When I was at the craft show I saw some excellent demonstrations, and was keen to try the techniques out for myself before I forgot what had been done. The first one involved using heat embossing as a resist, and creating a background from blended distress inks. I have done a bit of blending distress inks for backgrounds before, but usually by smearing the pad onto my craft sheet, spritzing it with water and rubbing the card onto it, but this was done with blending pads straight from the ink pad onto the card, which allowed a lot more control, and also produced more intense colours. At the show I filled the gaps in my collection of Tim Holtz distress inks, so I now have a good range of colours, some of which are very similar, so they can be blended very well from dark to light.
I have also used heat embossed images as a resist, but didn’t take it further as this demonstrator did, and was very keen to experiment with it. The other demonstrator used some different techniques, and I will post about that when I’ve had the chance to experiment.
This has also got me excited about stamping again! I bought quite a lot of stamps last year when I first got started in earnest, and to be honest I haven’t used them much at all, because I felt that they were a bit limiting, and I tended to do my own thing more, but seeing the demonstrators using stamps, it has made me see that there’s far more to them than just plonking an image onto a card and colouring it. Using just part of a stamp, or stamping off the edge of the card, and making multiple impressions on the card from one application of ink on the pad – all these things add an extra dimension to one’s stamping, and I am getting my stamps out again! I am really pleased to be doing this.
So… what have I done? I started by rummaging in my card scraps box and selecting a number of small rectangles in various colours. I then chose some stamps, and stamped these pieces of card using Versamark, and applied white embossing powder. After melting with my heat gun, I proceeded to ink the whole surface of the card, starting with lighter colours and gradually working from the edges with darker colours, and blending them together. It reminded me of magic painting when I was a child – you had what looked like a blank sheet of paper, and as you painted with water over the top, the colours would emerge, and you would gradually see your picture appear. As I inked over the white embossed image, the shape would emerge.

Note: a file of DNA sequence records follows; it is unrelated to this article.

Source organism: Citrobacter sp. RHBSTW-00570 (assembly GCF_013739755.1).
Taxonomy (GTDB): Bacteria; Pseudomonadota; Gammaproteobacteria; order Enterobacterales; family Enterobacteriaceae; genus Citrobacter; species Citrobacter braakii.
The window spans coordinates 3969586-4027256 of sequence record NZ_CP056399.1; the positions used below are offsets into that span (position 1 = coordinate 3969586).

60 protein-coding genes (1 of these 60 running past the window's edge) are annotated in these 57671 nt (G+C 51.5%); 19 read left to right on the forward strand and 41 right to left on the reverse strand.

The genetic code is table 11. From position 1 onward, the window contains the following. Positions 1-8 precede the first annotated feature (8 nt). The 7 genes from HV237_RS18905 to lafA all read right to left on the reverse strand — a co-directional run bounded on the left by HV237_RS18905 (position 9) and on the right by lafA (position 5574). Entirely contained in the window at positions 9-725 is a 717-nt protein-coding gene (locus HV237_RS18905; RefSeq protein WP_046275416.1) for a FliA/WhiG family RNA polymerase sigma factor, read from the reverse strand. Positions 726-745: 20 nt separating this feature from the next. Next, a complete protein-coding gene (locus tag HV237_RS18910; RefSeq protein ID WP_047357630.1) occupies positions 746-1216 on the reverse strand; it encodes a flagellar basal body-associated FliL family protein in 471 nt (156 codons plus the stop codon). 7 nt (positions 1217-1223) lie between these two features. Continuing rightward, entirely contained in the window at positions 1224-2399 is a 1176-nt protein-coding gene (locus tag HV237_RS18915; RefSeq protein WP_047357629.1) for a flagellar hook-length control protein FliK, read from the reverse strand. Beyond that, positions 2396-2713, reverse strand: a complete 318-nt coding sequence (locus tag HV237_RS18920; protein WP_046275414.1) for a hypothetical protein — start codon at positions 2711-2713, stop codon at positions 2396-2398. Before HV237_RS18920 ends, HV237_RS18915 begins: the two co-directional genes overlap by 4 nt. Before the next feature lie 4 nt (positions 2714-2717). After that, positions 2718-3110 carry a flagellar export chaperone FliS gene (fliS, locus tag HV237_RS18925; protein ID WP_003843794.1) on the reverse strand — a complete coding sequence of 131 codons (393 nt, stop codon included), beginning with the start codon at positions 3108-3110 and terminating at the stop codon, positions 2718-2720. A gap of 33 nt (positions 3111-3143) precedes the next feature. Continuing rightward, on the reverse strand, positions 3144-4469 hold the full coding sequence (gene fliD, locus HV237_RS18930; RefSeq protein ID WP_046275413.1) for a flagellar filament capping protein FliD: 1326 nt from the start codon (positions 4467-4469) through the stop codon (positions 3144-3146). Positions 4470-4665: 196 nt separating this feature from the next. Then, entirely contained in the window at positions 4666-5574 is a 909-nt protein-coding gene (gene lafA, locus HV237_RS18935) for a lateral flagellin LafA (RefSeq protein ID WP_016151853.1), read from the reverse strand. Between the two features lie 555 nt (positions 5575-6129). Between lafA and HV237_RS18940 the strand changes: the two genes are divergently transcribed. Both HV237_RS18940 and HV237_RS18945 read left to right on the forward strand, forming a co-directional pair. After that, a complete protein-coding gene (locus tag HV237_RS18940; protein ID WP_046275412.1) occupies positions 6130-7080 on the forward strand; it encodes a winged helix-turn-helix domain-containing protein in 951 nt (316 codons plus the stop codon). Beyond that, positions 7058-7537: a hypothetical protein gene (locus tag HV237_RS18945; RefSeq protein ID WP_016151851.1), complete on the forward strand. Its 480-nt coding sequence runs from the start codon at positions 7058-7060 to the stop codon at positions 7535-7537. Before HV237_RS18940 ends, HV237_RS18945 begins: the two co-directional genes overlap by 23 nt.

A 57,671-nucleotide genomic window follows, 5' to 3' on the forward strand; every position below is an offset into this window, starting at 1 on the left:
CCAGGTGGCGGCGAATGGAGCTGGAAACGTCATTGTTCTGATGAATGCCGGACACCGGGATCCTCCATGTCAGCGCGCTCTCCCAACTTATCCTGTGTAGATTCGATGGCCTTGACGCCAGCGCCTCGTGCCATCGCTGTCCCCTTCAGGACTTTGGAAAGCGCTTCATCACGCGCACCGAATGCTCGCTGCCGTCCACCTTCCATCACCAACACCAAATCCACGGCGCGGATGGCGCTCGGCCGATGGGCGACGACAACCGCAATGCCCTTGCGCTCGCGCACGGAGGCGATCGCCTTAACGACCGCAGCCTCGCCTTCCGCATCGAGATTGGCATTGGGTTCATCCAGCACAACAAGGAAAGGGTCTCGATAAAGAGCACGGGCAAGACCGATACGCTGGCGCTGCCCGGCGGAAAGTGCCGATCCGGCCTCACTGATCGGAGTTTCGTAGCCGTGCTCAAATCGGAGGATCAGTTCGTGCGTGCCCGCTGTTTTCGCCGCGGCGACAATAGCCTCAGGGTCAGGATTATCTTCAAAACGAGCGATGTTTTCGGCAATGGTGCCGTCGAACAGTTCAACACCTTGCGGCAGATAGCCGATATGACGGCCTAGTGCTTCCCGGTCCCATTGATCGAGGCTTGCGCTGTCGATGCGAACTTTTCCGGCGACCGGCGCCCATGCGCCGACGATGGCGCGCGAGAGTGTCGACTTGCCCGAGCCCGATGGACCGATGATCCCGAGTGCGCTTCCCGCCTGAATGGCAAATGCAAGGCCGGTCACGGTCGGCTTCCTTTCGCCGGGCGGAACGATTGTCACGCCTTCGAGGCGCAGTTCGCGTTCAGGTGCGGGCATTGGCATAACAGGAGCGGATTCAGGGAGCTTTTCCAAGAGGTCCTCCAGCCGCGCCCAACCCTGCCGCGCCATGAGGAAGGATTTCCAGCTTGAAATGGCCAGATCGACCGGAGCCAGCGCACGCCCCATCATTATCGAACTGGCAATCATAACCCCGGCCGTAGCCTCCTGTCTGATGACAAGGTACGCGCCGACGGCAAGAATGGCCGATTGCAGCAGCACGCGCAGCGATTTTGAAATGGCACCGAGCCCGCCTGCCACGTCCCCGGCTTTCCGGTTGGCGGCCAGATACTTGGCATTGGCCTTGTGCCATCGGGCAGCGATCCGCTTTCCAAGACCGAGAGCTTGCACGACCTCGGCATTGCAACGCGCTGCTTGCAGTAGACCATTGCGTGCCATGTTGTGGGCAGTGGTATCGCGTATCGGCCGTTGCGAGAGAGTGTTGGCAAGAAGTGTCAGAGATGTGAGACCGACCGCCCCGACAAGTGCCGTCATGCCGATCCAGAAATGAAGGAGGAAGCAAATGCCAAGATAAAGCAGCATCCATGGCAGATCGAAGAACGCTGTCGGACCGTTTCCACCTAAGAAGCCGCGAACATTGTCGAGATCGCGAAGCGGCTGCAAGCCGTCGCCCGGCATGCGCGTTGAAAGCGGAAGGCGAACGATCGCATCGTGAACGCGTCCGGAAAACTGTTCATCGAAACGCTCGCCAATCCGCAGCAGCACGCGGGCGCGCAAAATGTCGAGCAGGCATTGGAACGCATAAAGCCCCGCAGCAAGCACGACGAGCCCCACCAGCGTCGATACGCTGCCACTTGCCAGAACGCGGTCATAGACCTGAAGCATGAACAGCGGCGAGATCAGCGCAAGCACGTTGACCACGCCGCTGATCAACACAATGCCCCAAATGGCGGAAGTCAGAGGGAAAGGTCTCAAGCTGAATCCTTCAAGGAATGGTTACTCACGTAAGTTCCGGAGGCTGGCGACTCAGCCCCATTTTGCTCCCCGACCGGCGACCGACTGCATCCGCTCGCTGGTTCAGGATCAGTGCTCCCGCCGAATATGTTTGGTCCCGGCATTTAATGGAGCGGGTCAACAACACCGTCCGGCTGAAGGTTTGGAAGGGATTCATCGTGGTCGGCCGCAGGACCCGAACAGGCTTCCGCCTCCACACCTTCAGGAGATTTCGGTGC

To do the blending, I made some new felt pad blenders from squares of Cut ’n Dry Foam that I bought at the show, glued with double sided tape onto some wood blocks that I’d kept after unmounting a lot of my original rubber stamps (they take up a lot less room unmounted) – I didn’t know what I was going to do with the blocks that were left, but I’m glad I didn’t throw them away! These home-made blocks are quite a lot more substantial than the Tim Holtz felt pads held onto the applicator with Velcro, and you can put quite a lot of pressure on them. I’ve made a selection, one for reds, one for browns, one for blues, etc. and if I’m using a lighter shade after I’ve used a dark one, I just rub the pad on some scrap paper till it’s more or less clean.
After inking the backgrounds, on some of the cards, I inked the same stamp with Black Soot Distress Ink (and on a couple of them, Walnut Stain Distress Ink) and stamped the card again, slightly off-set, to create a shadow effect. The demonstrator showed us how to remove the ink off the embossed part with a piece of kitchen paper, starting from the edge and working inwards, so as not to smudge ink onto the card. The embossed part still looked dirty, so she took a baby wipe and moistened the centre part of the stamped image, and then using kitchen paper again, she wiped gently outwards this time, to pick up the remaining ink, revealing the clean white of the embossing. It’s amazing the three-dimensional effect this shadow stamping gives.
On some of my card samples, I stamped a sentiment, and on a couple, I stamped and embossed the sentiment in the same way as the images.
When I make cards out of these samples, I will probably add ribbons and other embellishments; they will be mounted on larger pieces of card to co-ordinate with my designs.
As well as putting into practice some techniques while they were fresh in my mind, and having a great deal of fun while doing it, this is also enabling me to build up a bit of a card stash of basic cards which will be useful when I need a card quickly. I have a few embossed ones I did some months ago as well, and want to make some ATCs to slot into those, and I also want to make some more cards similar to those in the stationery box I made before Christmas, with interchangeable tags with sentiments for different occasions. I am fed up with being confronted with card deadlines that I cannot possibly meet!
Here’s a picture of my efforts.
The geometric ones along the top were also painted with perfect pearls to give some added shimmer. The photo doesn’t really do them justice.
When I’ve made them up into cards, I’ll post some more pictures. This was a whole lot of fun to do!!